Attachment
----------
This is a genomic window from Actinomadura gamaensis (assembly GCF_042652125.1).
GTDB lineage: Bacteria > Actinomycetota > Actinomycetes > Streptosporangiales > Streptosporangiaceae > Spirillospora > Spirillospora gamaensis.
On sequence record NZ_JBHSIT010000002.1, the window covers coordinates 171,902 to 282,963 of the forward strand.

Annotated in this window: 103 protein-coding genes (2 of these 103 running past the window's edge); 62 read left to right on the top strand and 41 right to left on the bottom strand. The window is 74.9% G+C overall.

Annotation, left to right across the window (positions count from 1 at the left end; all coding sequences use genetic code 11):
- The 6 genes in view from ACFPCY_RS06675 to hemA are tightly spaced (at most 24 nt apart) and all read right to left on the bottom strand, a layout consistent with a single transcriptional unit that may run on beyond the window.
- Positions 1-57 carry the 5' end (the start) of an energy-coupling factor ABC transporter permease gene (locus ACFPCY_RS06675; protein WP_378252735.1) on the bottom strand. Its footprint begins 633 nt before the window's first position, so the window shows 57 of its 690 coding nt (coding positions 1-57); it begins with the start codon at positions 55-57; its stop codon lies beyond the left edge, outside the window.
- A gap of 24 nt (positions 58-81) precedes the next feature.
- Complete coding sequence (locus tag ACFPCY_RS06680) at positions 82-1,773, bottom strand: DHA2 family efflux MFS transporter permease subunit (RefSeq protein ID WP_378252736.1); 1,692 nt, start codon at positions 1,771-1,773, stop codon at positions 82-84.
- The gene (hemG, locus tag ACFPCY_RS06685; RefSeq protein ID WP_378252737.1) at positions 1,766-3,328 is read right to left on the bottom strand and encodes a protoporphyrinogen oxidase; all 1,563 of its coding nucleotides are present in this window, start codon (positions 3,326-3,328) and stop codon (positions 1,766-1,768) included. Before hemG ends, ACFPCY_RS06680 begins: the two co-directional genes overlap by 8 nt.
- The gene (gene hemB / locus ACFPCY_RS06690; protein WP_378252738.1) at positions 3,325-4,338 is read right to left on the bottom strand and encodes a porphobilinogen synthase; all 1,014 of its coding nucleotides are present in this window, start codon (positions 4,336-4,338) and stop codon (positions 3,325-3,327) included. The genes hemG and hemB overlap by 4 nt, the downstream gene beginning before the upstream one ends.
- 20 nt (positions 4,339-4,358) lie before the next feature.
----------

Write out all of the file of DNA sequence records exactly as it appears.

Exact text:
This is a genomic window from Actinomadura gamaensis (assembly GCF_042652125.1).
GTDB lineage: Bacteria > Actinomycetota > Actinomycetes > Streptosporangiales > Streptosporangiaceae > Spirillospora > Spirillospora gamaensis.
On sequence record NZ_JBHSIT010000002.1, the window covers coordinates 171,902 to 282,963 of the forward strand.

Annotated in this window: 103 protein-coding genes (2 of these 103 running past the window's edge); 62 read left to right on the top strand and 41 right to left on the bottom strand. The window is 74.9% G+C overall.

Annotation, left to right across the window (positions count from 1 at the left end; all coding sequences use genetic code 11):
- The 6 genes in view from ACFPCY_RS06675 to hemA are tightly spaced (at most 24 nt apart) and all read right to left on the bottom strand, a layout consistent with a single transcriptional unit that may run on beyond the window.
- Positions 1-57 carry the 5' end (the start) of an energy-coupling factor ABC transporter permease gene (locus ACFPCY_RS06675; protein WP_378252735.1) on the bottom strand. Its footprint begins 633 nt before the window's first position, so the window shows 57 of its 690 coding nt (coding positions 1-57); it begins with the start codon at positions 55-57; its stop codon lies beyond the left edge, outside the window.
- A gap of 24 nt (positions 58-81) precedes the next feature.
- Complete coding sequence (locus tag ACFPCY_RS06680) at positions 82-1,773, bottom strand: DHA2 family efflux MFS transporter permease subunit (RefSeq protein ID WP_378252736.1); 1,692 nt, start codon at positions 1,771-1,773, stop codon at positions 82-84.
- The gene (hemG, locus tag ACFPCY_RS06685; RefSeq protein ID WP_378252737.1) at positions 1,766-3,328 is read right to left on the bottom strand and encodes a protoporphyrinogen oxidase; all 1,563 of its coding nucleotides are present in this window, start codon (positions 3,326-3,328) and stop codon (positions 1,766-1,768) included. Before hemG ends, ACFPCY_RS06680 begins: the two co-directional genes overlap by 8 nt.
- The gene (gene hemB / locus ACFPCY_RS06690; protein WP_378252738.1) at positions 3,325-4,338 is read right to left on the bottom strand and encodes a porphobilinogen synthase; all 1,014 of its coding nucleotides are present in this window, start codon (positions 4,336-4,338) and stop codon (positions 3,325-3,327) included. The genes hemG and hemB overlap by 4 nt, the downstream gene beginning before the upstream one ends.
- 20 nt (positions 4,339-4,358) lie before the next feature.